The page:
How the little green army men marched into history

The recent announcement that the little green army men would soon welcome women warriors to their ranks got us reminiscing about the history of this iconic toy. Kent Sprecher, a plastic toy figure enthusiast who runs the website, graciously shared his deep knowledge with us.

little green army men
Image courtesy PV_KS/flickr.

Until plastics began to enter U.S. households in the late 1930s, toy soldiers were typically made of metal. “The Auburn Rubber Co. (Auburn, IN), which made soles for footwear, started a toy division, making rubber balls and crudely painted farm figures,” explained Sprecher. “Meanwhile in New Jersey, the Bergen Toy & Novelty Co. started making toy soldiers out of Tenite, a cellulose acetate obtained from Eastman Chemical.” With WWII came rationing and metal toy manufacturing came to a halt. Bergen, which had to use scrap, became the dominant toy soldier maker, according to Sprecher.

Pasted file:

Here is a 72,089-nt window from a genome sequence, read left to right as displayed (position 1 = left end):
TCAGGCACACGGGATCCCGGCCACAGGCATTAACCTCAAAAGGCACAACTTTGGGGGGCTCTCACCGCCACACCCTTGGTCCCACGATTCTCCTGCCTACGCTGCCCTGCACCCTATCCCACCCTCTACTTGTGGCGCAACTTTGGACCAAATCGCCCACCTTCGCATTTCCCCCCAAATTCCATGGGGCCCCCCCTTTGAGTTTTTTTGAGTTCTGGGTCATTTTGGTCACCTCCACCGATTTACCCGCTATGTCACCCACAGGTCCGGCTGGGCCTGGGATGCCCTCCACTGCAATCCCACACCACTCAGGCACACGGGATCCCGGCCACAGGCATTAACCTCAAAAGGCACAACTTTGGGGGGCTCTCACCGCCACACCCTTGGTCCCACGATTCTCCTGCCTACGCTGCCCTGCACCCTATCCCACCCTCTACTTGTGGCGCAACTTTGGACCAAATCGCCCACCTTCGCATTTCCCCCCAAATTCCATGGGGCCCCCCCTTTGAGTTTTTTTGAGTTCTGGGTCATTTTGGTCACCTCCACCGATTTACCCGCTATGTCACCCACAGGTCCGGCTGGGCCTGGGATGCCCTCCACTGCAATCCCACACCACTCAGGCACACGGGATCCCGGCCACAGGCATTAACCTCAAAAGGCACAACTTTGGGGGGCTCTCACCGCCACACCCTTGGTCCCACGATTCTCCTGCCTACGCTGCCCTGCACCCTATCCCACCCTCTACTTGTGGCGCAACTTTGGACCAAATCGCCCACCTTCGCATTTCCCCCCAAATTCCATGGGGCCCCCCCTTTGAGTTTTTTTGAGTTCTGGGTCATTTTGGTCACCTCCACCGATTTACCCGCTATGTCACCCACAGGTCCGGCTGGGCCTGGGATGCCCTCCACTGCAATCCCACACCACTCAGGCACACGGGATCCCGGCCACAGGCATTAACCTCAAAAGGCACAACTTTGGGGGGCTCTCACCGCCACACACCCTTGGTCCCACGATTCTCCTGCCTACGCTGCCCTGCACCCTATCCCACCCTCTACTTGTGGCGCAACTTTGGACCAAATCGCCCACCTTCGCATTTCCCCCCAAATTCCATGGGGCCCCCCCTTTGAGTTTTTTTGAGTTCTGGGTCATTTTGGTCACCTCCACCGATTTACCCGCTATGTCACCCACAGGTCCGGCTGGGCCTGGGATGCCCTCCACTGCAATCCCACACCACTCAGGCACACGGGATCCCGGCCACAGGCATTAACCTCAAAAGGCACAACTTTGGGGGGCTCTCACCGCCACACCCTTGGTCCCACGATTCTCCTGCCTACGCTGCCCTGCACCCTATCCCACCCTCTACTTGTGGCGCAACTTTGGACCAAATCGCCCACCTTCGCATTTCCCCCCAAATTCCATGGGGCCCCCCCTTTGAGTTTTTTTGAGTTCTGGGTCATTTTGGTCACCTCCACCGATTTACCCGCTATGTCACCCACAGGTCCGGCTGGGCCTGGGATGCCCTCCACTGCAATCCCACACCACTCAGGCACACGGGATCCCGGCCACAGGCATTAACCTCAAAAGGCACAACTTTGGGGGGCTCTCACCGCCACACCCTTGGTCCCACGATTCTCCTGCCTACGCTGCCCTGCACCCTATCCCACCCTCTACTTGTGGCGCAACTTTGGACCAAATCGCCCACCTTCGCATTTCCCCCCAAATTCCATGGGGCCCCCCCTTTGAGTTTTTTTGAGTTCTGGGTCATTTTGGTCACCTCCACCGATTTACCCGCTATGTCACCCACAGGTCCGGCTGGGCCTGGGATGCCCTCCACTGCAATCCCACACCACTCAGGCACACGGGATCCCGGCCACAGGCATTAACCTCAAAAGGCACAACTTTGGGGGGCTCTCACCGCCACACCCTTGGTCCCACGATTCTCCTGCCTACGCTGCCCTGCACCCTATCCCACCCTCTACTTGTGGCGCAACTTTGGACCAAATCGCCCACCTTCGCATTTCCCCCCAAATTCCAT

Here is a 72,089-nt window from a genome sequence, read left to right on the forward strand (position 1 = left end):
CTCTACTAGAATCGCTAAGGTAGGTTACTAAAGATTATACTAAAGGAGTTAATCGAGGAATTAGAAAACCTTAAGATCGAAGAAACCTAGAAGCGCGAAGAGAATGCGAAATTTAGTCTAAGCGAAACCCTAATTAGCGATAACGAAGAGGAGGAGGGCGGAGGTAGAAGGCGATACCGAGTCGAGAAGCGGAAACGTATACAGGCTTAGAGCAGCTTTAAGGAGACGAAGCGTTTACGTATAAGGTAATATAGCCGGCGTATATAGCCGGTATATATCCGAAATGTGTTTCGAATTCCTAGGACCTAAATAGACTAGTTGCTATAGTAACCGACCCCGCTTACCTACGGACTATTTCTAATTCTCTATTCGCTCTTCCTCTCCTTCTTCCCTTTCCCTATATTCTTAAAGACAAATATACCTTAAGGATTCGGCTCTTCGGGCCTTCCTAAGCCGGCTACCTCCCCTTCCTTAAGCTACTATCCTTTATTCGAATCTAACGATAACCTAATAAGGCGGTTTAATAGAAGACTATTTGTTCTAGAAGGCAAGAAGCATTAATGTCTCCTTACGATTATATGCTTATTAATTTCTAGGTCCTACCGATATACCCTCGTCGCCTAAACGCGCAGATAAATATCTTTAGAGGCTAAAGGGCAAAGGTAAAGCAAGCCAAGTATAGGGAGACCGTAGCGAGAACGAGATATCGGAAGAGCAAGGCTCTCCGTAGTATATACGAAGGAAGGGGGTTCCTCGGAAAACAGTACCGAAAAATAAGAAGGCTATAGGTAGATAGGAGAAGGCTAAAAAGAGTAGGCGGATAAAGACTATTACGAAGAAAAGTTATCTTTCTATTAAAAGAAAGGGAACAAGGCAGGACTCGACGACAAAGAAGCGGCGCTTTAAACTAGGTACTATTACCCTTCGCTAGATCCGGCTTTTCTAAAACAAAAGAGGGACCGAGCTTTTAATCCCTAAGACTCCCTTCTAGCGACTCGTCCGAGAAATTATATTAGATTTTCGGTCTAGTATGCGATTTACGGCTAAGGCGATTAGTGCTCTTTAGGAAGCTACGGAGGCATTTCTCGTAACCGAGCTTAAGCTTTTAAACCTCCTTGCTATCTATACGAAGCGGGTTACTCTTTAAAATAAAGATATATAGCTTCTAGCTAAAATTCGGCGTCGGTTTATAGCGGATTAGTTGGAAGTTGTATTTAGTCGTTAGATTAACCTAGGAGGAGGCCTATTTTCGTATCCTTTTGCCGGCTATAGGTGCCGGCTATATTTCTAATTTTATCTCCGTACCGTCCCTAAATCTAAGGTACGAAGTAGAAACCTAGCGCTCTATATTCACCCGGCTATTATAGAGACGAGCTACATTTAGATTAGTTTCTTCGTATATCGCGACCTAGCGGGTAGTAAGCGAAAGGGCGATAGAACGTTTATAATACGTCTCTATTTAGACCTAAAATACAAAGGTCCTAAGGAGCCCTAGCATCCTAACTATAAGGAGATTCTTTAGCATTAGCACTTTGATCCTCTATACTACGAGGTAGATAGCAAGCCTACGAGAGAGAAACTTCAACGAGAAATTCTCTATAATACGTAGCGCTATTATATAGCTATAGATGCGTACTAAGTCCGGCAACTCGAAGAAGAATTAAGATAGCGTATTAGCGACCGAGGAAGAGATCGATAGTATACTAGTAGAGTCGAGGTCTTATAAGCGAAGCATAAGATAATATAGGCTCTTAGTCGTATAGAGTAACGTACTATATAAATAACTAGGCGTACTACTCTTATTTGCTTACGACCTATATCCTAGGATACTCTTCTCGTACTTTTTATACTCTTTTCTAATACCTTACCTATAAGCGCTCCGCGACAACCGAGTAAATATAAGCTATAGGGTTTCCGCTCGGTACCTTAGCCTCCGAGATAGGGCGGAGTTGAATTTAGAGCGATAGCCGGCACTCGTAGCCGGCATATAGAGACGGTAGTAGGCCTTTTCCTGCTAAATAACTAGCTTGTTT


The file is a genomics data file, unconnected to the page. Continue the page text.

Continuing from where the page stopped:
Next: On a mission to change the parameters of playtime

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